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A game you're almost certain to lose...

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*Maths on the move*!Maths meets politics as early career mathematicians present their work at the Houses of Parliament.

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The premise (title) is "if you want less traffic build fewer roads"

I would suggest that this is only true when one adds an additional transaction route (with inherent/intrinsic response time and throughput characteristics) to a model that starts out with an exclusive OR choice of one of two routes, each with only one bottleneck, such that the participants now have a "choice" to take a route that now includes the heretofore impossible case of two bottlenecks.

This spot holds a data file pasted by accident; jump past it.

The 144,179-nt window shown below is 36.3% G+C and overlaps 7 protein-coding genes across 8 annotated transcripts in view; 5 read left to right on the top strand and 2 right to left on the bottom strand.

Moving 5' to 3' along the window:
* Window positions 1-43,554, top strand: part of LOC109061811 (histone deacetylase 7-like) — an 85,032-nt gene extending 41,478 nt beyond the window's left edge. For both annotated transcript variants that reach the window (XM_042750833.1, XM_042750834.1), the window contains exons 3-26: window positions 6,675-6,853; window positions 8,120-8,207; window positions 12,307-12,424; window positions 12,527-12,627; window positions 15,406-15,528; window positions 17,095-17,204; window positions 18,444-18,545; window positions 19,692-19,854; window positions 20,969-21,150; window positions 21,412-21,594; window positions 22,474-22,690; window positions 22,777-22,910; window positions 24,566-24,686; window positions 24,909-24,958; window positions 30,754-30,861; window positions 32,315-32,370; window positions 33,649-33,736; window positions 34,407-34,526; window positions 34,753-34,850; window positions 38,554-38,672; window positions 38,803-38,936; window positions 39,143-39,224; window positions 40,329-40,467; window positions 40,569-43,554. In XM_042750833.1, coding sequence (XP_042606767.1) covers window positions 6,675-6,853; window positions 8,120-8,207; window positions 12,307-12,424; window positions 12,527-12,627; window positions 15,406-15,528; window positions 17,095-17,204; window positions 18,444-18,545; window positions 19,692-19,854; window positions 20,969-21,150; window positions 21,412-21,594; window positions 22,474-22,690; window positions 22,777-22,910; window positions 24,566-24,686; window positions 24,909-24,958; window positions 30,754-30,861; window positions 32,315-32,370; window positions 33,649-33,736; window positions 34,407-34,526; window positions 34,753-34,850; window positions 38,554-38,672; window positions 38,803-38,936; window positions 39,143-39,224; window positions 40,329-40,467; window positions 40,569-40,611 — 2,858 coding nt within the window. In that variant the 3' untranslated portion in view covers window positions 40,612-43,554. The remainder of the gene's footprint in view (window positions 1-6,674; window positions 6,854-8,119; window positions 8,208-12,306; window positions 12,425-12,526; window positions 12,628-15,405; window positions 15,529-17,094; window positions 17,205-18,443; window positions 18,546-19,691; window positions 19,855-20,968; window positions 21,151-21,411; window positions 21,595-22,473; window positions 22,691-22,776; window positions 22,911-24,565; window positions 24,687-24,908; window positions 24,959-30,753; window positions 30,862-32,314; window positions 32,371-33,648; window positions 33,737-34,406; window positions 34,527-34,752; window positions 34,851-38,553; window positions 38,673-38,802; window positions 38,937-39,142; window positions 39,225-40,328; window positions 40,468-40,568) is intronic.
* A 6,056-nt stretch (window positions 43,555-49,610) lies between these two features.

Queuing systems behave non-linearly after all.

Now, if the "bypass" in the example model had been one that bypassed BOTH existing bottlenecks, it is easily see that even if the new route is moderately slower in it's throughput/response time than the existing two choices; the sum of the system in net, improves. And, of course, if the bypass is intrinsically faster (as used in the example), the system as a whole improves even further.

So the Premise was not only not proven, it was a bit disingenuously stated. In fact: if you want less traffic (i.e. congestion, etc.) you should build more, BETTER (intelligently routed) roads...

Enjoyed the read though